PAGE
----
When Trucking Companies Cut Corners

Two truck drivers walking together

Celadon, one of the biggest trucking companies in the Nation, abruptly went out of business in December, following 800 other trucking companies that went bankrupt last year. Among the causes of this downturn in business are the strains of the tariff war with China and an overall decline in shipping rates. This industry-wide issue has many trucking companies in a desperate position, trying to cut costs to maintain profitability.

Unfortunately, with trucking companies focused on surviving, it is hard to imagine that their decisions will make other people on the road any safer. Based on our years of experience in representing victims of truck accidents, there is no shortage of companies that may engage in the following practices:

  • Riding the Line of Minimal Standards—Trucking companies are legally obligated to inspect and maintain their trucks under the law. Truck maintenance is expensive and cuts into profitability. Therefore, some companies will make reckless decisions and put unsafe trucks onto the roads.
  • Compelling Unreasonable Delivery Times on Drivers—There are strict federal regulations on a truck driver’s hours of service (HOS), which mandate strict driver logs, breaks, and limits to the number of hours in a day and week that a truck driver can drive. When trucking companies impose unreasonable deadlines on their drivers, this puts drivers in a position to drive in a state of fatigue and violation of the law.
  • Illegal Loads—Without a special permit, a tractor-trailer is allowed to weigh a maximum of 80,000 lbs. By comparison, most passenger vehicles weigh less than 5,000 pounds. There is a legitimate safety purpose underlying the weight limit, so when trucking companies try to save money by overloading their truck, they create significant risks for others.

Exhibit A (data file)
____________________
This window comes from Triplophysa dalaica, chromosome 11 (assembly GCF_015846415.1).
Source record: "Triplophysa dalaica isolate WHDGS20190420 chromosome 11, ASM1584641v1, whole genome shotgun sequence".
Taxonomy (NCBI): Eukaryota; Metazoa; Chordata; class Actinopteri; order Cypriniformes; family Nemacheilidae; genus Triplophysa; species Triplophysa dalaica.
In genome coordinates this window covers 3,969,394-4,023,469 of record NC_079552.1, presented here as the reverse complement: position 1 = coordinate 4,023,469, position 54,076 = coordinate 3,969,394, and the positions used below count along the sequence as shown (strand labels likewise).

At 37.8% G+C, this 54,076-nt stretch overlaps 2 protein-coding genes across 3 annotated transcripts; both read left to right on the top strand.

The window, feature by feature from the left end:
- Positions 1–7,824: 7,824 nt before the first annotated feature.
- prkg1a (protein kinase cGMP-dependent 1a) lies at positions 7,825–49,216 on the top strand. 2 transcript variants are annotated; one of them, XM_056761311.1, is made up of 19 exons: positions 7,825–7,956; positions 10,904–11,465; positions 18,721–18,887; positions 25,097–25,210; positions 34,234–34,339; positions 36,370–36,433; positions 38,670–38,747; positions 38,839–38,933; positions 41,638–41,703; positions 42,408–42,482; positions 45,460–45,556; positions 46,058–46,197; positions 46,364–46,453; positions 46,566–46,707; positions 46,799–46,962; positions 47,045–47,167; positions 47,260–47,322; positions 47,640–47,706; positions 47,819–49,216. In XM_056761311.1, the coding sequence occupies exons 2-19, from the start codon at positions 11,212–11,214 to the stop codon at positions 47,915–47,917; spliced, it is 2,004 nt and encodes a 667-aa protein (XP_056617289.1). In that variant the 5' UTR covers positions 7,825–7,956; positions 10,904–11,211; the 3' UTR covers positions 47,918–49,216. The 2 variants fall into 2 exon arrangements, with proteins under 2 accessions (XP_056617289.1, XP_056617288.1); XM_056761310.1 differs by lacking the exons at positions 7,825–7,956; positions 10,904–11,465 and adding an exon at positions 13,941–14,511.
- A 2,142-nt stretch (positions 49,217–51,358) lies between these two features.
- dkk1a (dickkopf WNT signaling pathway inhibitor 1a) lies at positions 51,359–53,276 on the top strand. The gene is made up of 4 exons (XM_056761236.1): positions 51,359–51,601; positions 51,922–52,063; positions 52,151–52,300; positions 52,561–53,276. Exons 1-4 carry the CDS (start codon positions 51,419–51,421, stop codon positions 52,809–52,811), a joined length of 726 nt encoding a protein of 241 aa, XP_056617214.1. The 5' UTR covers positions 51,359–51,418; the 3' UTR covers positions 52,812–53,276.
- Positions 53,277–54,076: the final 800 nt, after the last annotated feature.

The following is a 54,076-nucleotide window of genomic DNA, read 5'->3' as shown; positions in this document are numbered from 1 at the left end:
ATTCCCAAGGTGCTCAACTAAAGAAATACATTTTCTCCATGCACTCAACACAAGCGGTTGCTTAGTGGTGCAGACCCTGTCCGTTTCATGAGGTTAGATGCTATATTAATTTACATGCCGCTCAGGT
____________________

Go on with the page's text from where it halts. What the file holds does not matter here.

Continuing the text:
• Putting Unsafe Drivers on the Road—There is an unprecedented shortage of truck drivers, which has led desperate trucking companies and the American Trucking Associations to recruit inexperienced drivers and even seek to lower the driving age for a commercial truck license to 18. There is no world in which younger, less experienced truck drivers make the rest of us safer.

Viloria, Oliphant, Oster & Aman L.L.P. is Here for You

As members of the Academy of Truck Accident Attorneys, we understand that truck accidents often have horrific consequences. At Viloria, Oliphant, Oster & Aman, L.L.P., our award-winning attorneys have a record of successfully obtaining damages for truck accident victims and their families. Let us fight for you. Call Viloria, Oliphant, Oster & Aman L.L.P. today at (775) 227-2280 to schedule a free case consultation or contact our office through our website.

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